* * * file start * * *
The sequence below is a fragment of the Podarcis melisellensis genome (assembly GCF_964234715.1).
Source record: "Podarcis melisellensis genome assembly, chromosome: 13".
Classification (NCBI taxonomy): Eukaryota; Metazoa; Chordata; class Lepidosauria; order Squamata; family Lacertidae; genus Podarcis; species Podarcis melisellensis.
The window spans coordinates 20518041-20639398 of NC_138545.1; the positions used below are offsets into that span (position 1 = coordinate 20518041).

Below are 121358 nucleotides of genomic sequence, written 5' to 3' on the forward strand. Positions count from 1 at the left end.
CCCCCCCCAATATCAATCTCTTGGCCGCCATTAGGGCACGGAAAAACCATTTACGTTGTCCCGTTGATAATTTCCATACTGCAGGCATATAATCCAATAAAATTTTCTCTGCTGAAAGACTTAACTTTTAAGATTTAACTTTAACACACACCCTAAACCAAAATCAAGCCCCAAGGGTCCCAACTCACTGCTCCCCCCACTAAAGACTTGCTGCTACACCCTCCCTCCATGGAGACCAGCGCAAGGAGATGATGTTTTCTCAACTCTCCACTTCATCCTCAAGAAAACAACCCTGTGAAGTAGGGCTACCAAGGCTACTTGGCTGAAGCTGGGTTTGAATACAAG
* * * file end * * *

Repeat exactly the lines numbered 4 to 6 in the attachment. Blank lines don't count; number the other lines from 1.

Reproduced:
The window spans coordinates 20518041-20639398 of NC_138545.1; the positions used below are offsets into that span (position 1 = coordinate 20518041).

Below are 121358 nucleotides of genomic sequence, written 5' to 3' on the forward strand. Positions count from 1 at the left end.
CCCCCCCCAATATCAATCTCTTGGCCGCCATTAGGGCACGGAAAAACCATTTACGTTGTCCCGTTGATAATTTCCATACTGCAGGCATATAATCCAATAAAATTTTCTCTGCTGAAAGACTTAACTTTTAAGATTTAACTTTAACACACACCCTAAACCAAAATCAAGCCCCAAGGGTCCCAACTCACTGCTCCCCCCACTAAAGACTTGCTGCTACACCCTCCCTCCATGGAGACCAGCGCAAGGAGATGATGTTTTCTCAACTCTCCACTTCATCCTCAAGAAAACAACCCTGTGAAGTAGGGCTACCAAGGCTACTTGGCTGAAGCTGGGTTTGAATACAAG